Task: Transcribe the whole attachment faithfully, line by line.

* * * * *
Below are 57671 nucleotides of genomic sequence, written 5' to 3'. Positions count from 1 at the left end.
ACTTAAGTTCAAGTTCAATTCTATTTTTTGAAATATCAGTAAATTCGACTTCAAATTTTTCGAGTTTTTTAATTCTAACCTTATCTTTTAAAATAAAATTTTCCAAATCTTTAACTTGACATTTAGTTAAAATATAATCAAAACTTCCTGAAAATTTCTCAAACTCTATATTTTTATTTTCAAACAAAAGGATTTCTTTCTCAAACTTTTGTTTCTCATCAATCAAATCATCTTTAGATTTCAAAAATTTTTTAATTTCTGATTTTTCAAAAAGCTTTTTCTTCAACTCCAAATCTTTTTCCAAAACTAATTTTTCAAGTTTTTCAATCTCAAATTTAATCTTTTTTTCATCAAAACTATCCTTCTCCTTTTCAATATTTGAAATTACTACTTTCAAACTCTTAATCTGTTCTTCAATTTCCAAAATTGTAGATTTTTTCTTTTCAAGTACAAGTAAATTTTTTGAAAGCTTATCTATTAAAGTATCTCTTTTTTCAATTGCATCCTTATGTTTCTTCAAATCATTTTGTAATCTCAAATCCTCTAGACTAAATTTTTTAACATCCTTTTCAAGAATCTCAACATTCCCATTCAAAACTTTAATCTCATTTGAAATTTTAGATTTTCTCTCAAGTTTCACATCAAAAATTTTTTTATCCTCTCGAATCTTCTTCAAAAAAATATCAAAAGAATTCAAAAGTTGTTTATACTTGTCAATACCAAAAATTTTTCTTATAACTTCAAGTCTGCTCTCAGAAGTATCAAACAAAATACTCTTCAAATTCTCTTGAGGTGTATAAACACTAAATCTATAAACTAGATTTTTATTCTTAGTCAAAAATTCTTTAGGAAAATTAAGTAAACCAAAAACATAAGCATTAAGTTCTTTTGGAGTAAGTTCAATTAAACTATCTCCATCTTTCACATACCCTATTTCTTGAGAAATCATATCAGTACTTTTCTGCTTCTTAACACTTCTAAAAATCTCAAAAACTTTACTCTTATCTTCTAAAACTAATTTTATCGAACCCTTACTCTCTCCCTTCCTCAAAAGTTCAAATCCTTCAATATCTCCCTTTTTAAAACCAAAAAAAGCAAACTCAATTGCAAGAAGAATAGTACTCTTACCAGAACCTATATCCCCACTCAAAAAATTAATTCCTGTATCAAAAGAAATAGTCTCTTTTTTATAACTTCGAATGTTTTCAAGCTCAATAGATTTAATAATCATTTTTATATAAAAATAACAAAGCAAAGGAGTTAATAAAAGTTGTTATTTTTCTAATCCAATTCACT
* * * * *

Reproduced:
Below are 57671 nucleotides of genomic sequence, written 5' to 3'. Positions count from 1 at the left end.
ACTTAAGTTCAAGTTCAATTCTATTTTTTGAAATATCAGTAAATTCGACTTCAAATTTTTCGAGTTTTTTAATTCTAACCTTATCTTTTAAAATAAAATTTTCCAAATCTTTAACTTGACATTTAGTTAAAATATAATCAAAACTTCCTGAAAATTTCTCAAACTCTATATTTTTATTTTCAAACAAAAGGATTTCTTTCTCAAACTTTTGTTTCTCATCAATCAAATCATCTTTAGATTTCAAAAATTTTTTAATTTCTGATTTTTCAAAAAGCTTTTTCTTCAACTCCAAATCTTTTTCCAAAACTAATTTTTCAAGTTTTTCAATCTCAAATTTAATCTTTTTTTCATCAAAACTATCCTTCTCCTTTTCAATATTTGAAATTACTACTTTCAAACTCTTAATCTGTTCTTCAATTTCCAAAATTGTAGATTTTTTCTTTTCAAGTACAAGTAAATTTTTTGAAAGCTTATCTATTAAAGTATCTCTTTTTTCAATTGCATCCTTATGTTTCTTCAAATCATTTTGTAATCTCAAATCCTCTAGACTAAATTTTTTAACATCCTTTTCAAGAATCTCAACATTCCCATTCAAAACTTTAATCTCATTTGAAATTTTAGATTTTCTCTCAAGTTTCACATCAAAAATTTTTTTATCCTCTCGAATCTTCTTCAAAAAAATATCAAAAGAATTCAAAAGTTGTTTATACTTGTCAATACCAAAAATTTTTCTTATAACTTCAAGTCTGCTCTCAGAAGTATCAAACAAAATACTCTTCAAATTCTCTTGAGGTGTATAAACACTAAATCTATAAACTAGATTTTTATTCTTAGTCAAAAATTCTTTAGGAAAATTAAGTAAACCAAAAACATAAGCATTAAGTTCTTTTGGAGTAAGTTCAATTAAACTATCTCCATCTTTCACATACCCTATTTCTTGAGAAATCATATCAGTACTTTTCTGCTTCTTAACACTTCTAAAAATCTCAAAAACTTTACTCTTATCTTCTAAAACTAATTTTATCGAACCCTTACTCTCTCCCTTCCTCAAAAGTTCAAATCCTTCAATATCTCCCTTTTTAAAACCAAAAAAAGCAAACTCAATTGCAAGAAGAATAGTACTCTTACCAGAACCTATATCCCCACTCAAAAAATTAATTCCTGTATCAAAAGAAATAGTCTCTTTTTTATAACTTCGAATGTTTTCAAGCTCAATAGATTTAATAATCATTTTTATATAAAAATAACAAAGCAAAGGAGTTAATAAAAGTTGTTATTTTTCTAATCCAATTCACT